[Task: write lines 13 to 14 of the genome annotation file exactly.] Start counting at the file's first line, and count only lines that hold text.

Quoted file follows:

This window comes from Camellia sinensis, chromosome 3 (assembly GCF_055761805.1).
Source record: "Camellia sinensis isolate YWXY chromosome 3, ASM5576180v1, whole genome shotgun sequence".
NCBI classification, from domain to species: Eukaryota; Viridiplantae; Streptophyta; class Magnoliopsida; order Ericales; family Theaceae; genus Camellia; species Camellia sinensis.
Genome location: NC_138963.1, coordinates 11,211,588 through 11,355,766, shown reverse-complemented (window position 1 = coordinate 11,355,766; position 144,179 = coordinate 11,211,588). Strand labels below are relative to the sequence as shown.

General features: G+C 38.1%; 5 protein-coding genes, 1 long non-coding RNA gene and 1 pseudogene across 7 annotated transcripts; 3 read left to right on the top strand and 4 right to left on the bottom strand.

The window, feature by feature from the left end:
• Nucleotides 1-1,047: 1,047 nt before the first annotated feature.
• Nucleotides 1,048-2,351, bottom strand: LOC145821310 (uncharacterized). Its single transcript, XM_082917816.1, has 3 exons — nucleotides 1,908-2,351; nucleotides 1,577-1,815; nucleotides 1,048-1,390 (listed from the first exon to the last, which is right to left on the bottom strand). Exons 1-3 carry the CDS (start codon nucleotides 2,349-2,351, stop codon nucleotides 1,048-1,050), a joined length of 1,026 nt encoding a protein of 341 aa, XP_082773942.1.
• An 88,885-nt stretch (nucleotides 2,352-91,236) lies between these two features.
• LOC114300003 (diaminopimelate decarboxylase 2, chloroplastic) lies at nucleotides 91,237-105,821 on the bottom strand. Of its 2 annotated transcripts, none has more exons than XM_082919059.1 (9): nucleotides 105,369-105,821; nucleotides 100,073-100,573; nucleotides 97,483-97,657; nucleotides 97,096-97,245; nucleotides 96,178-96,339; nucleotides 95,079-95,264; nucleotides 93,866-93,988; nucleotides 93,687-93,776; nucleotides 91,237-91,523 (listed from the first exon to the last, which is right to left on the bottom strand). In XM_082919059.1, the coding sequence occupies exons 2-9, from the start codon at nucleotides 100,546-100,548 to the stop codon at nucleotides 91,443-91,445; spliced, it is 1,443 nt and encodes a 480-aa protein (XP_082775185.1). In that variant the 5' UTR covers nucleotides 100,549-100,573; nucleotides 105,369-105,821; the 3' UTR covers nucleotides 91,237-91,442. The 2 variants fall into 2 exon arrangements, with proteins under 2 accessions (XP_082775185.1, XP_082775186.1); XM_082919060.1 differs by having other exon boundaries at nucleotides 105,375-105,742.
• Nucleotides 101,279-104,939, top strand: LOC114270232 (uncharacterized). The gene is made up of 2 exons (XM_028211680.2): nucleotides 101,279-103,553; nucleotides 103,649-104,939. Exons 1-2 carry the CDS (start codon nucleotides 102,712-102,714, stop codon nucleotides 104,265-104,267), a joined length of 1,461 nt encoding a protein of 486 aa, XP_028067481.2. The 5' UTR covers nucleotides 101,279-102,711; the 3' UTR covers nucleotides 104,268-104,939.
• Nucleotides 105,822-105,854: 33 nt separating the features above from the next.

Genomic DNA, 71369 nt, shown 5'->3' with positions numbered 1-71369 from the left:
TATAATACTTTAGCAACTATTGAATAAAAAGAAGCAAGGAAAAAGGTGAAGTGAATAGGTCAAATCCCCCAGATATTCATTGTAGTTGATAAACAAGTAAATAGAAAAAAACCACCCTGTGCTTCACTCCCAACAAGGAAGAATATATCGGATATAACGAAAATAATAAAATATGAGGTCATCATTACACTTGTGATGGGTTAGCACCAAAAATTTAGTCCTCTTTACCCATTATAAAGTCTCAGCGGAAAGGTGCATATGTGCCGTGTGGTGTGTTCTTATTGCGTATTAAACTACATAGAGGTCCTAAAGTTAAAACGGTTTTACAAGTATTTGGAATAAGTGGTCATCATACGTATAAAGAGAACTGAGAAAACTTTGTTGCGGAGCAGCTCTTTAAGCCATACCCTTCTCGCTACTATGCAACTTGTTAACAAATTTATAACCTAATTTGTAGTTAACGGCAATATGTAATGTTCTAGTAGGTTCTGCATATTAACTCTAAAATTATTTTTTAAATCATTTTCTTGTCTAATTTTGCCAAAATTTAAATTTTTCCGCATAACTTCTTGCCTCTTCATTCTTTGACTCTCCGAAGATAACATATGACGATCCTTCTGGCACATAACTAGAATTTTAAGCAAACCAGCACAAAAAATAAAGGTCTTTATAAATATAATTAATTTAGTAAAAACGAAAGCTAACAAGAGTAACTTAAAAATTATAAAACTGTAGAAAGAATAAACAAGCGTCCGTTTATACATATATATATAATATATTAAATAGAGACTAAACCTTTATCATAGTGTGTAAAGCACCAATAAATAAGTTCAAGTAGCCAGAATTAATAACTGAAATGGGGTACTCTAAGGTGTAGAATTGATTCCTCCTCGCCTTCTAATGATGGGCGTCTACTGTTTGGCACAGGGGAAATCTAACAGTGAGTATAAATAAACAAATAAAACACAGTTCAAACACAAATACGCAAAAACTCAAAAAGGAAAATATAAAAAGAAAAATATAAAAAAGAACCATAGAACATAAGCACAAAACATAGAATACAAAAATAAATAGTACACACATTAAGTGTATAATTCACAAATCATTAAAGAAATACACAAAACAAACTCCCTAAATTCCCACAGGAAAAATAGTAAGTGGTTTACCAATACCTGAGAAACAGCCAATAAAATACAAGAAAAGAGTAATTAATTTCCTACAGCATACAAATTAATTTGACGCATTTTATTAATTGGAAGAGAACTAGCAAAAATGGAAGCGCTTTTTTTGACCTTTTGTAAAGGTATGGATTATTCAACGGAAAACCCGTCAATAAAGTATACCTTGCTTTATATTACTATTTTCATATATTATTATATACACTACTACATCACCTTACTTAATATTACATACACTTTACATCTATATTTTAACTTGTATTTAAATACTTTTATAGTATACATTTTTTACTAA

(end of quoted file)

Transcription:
Genomic DNA, 71369 nt, shown 5'->3' with positions numbered 1-71369 from the left:
TATAATACTTTAGCAACTATTGAATAAAAAGAAGCAAGGAAAAAGGTGAAGTGAATAGGTCAAATCCCCCAGATATTCATTGTAGTTGATAAACAAGTAAATAGAAAAAAACCACCCTGTGCTTCACTCCCAACAAGGAAGAATATATCGGATATAACGAAAATAATAAAATATGAGGTCATCATTACACTTGTGATGGGTTAGCACCAAAAATTTAGTCCTCTTTACCCATTATAAAGTCTCAGCGGAAAGGTGCATATGTGCCGTGTGGTGTGTTCTTATTGCGTATTAAACTACATAGAGGTCCTAAAGTTAAAACGGTTTTACAAGTATTTGGAATAAGTGGTCATCATACGTATAAAGAGAACTGAGAAAACTTTGTTGCGGAGCAGCTCTTTAAGCCATACCCTTCTCGCTACTATGCAACTTGTTAACAAATTTATAACCTAATTTGTAGTTAACGGCAATATGTAATGTTCTAGTAGGTTCTGCATATTAACTCTAAAATTATTTTTTAAATCATTTTCTTGTCTAATTTTGCCAAAATTTAAATTTTTCCGCATAACTTCTTGCCTCTTCATTCTTTGACTCTCCGAAGATAACATATGACGATCCTTCTGGCACATAACTAGAATTTTAAGCAAACCAGCACAAAAAATAAAGGTCTTTATAAATATAATTAATTTAGTAAAAACGAAAGCTAACAAGAGTAACTTAAAAATTATAAAACTGTAGAAAGAATAAACAAGCGTCCGTTTATACATATATATATAATATATTAAATAGAGACTAAACCTTTATCATAGTGTGTAAAGCACCAATAAATAAGTTCAAGTAGCCAGAATTAATAACTGAAATGGGGTACTCTAAGGTGTAGAATTGATTCCTCCTCGCCTTCTAATGATGGGCGTCTACTGTTTGGCACAGGGGAAATCTAACAGTGAGTATAAATAAACAAATAAAACACAGTTCAAACACAAATACGCAAAAACTCAAAAAGGAAAATATAAAAAGAAAAATATAAAAAAGAACCATAGAACATAAGCACAAAACATAGAATACAAAAATAAATAGTACACACATTAAGTGTATAATTCACAAATCATTAAAGAAATACACAAAACAAACTCCCTAAATTCCCACAGGAAAAATAGTAAGTGGTTTACCAATACCTGAGAAACAGCCAATAAAATACAAGAAAAGAGTAATTAATTTCCTACAGCATACAAATTAATTTGACGCATTTTATTAATTGGAAGAGAACTAGCAAAAATGGAAGCGCTTTTTTTGACCTTTTGTAAAGGTATGGATTATTCAACGGAAAACCCGTCAATAAAGTATACCTTGCTTTATATTACTATTTTCATATATTATTATATACACTACTACATCACCTTACTTAATATTACATACACTTTACATCTATATTTTAACTTGTATTTAAATACTTTTATAGTATACATTTTTTACTAA